Democrats have a point on Brett Kavanaugh documents, but GOP should stick to confirmation timeline
(Editor's Note: This piece first appeared in the Washington Examiner on September 4, 2018.)
Donald Trump's victory in the 2016 presidential election was a striking reminder that anything can happen in politics. And it suggests that the Democrats’ efforts to block Brett Kavanaugh are not entirely hopeless, even though their success looks unlikely at present. Despite appearances, Kavanaugh’s fate is not preordained. Whether or not he clears the Senate depends ultimately on the context in which members and the constituents they represent evaluate his nomination.
Contrary to popular punditry, Republicans are not off to a great start. Instead of discussing the proper role of a Supreme Court justice or emphasizing Kavanaugh’s ability to perform it, Republicans have spent the past eight weeks reinforcing the Democrats' narrative. Specifically, the hardline position they have taken in the dispute over which of his documents senators should have access to has helped Democrats create a more favorable environment in which to prevent his confirmation.
Rather than running that risk, Republicans should stop treating Kavanaugh like a client whom they are protecting from opposing counsel in a hostile deposition. They should instead acknowledge that he has been nominated for a lifetime position on the nation’s highest court and vet him accordingly.
From the moment Trump first nominated Kavanaugh, Democrats and Republicans have sparred over the appropriate scope of the documents that the Senate should request ahead of his confirmation hearings. Partisan bickering was on full display as the Senate’s Judiciary Committee began its confirmation hearing. At issue are potentially millions of pages of records from Kavanaugh's time as the White House staff secretary during the administration of George W. Bush. Democrats contend that those documents are needed to fully assess Kavanaugh’s judicial philosophy and fitness for office. But Republicans have rejected their requests, maintaining that the staff secretary is a clerical position. They argue that any documents passing through the office are unrelated to Kavanaugh and thus irrelevant to his vetting process.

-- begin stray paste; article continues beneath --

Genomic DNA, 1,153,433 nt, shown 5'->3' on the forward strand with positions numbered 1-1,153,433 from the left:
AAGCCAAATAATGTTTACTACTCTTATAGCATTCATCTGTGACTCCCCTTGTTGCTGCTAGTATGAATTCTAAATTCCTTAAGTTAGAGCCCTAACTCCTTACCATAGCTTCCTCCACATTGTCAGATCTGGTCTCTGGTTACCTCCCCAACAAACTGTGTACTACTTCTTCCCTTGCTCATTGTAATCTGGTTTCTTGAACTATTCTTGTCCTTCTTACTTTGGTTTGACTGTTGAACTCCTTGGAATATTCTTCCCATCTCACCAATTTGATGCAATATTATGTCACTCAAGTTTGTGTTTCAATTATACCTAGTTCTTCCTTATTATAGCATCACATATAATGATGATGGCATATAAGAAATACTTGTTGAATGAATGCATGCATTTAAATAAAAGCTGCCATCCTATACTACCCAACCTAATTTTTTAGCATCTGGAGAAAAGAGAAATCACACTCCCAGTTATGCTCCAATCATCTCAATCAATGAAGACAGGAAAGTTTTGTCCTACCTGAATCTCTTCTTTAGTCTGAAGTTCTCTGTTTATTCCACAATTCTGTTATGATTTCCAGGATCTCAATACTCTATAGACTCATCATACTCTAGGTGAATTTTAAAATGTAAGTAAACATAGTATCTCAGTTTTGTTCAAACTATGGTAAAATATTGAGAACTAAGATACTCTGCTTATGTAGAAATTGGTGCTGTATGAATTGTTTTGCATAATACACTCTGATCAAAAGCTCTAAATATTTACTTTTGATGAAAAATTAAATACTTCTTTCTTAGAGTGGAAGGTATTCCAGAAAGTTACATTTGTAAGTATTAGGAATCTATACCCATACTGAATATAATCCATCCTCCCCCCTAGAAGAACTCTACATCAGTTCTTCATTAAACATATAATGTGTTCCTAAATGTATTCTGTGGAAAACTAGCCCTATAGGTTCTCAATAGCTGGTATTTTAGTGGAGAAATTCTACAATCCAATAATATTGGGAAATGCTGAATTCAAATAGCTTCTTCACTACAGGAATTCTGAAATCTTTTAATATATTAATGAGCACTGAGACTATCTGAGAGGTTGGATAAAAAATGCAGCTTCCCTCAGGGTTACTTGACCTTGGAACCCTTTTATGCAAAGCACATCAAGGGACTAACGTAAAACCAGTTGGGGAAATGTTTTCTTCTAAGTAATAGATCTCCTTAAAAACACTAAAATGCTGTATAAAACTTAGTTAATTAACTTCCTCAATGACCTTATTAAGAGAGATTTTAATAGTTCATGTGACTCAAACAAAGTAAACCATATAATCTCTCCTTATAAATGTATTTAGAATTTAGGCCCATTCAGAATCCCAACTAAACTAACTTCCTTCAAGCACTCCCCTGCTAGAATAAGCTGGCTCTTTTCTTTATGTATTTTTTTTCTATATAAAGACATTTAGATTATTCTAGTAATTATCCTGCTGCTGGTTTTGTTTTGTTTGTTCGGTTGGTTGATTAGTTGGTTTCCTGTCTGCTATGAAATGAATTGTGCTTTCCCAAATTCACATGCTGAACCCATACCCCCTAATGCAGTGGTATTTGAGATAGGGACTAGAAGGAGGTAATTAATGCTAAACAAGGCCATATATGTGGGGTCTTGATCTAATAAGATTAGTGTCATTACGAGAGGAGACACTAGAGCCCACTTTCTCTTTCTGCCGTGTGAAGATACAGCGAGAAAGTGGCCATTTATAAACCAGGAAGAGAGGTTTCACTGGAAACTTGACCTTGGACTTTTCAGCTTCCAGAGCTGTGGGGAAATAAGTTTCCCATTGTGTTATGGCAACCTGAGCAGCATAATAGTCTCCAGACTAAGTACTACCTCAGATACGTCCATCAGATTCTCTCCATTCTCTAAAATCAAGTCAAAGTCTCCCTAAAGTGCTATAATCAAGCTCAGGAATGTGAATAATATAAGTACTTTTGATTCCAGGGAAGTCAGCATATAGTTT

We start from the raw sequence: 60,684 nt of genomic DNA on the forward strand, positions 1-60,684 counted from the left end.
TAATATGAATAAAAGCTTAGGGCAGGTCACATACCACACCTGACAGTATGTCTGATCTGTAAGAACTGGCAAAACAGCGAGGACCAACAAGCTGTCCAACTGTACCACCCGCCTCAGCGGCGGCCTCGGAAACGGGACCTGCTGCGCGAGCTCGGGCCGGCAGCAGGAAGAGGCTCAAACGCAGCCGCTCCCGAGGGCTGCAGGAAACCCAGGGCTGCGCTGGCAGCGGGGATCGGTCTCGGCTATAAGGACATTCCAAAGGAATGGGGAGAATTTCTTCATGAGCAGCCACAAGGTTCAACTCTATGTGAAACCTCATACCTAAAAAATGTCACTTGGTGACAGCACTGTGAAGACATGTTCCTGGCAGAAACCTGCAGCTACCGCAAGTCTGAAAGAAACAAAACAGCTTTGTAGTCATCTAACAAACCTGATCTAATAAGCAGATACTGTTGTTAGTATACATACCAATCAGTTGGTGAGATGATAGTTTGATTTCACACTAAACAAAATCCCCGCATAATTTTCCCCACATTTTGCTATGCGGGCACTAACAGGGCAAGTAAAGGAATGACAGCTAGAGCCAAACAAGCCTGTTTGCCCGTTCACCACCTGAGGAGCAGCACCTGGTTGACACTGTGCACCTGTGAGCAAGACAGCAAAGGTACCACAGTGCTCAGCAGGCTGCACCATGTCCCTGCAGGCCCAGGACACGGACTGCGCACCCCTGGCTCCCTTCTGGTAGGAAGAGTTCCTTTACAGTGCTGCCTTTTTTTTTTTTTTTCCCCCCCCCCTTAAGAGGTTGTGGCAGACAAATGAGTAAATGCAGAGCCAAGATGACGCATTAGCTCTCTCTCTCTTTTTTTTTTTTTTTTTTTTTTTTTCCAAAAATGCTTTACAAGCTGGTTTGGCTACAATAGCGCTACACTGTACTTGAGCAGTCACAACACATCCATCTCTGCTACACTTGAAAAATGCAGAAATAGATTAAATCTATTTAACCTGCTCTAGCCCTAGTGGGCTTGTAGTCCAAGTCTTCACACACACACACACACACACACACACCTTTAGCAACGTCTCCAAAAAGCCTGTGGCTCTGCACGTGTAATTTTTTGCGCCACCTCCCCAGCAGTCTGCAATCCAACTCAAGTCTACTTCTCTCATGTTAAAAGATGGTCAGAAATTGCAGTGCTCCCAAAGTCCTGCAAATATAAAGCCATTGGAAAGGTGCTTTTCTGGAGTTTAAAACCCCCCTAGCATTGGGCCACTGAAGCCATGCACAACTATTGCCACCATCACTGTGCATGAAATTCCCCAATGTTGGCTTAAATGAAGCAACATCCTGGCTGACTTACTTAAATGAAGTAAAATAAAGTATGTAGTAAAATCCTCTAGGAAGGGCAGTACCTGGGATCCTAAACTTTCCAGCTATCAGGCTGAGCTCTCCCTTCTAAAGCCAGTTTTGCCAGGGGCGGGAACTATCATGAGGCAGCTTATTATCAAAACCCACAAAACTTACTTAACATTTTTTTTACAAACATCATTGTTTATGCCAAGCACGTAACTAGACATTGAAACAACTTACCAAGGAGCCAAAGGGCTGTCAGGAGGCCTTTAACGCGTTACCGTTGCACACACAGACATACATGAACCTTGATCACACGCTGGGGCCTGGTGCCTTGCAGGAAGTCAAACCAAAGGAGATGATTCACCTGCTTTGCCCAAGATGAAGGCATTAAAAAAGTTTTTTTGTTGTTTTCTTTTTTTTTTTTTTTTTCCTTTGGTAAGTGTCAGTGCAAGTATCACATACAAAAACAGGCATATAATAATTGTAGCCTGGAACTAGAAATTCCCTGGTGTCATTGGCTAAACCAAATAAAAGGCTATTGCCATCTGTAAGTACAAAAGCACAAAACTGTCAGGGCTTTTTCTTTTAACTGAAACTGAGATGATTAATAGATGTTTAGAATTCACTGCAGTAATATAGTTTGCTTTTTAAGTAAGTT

The challenge facing Democrats in a post-filibuster Senate is to convince their colleagues like Sen. Joe Manchin, D-W.Va., and Heidi Heitkamp, D-N.D., to stick with them while simultaneously pushing Republicans like Sens. Susan Collins, R-Maine, and Lisa Murkowski, R-Alaska, to break ranks with their colleagues and join them in opposition. Walking that tightrope successfully may be hard. But it isn’t impossible. This is because senators’ choices are never independent of the process by which they are made. In other words, the document dispute matters, even if only at the margins. However justified Republicans may feel, their refusal to accommodate the Democrats’ request for additional documents reinforces an unhelpful narrative in the Kavanaugh debate. In doing so, Republicans are helping to create the conditions necessary for undecided members to oppose Kavanaugh in the end.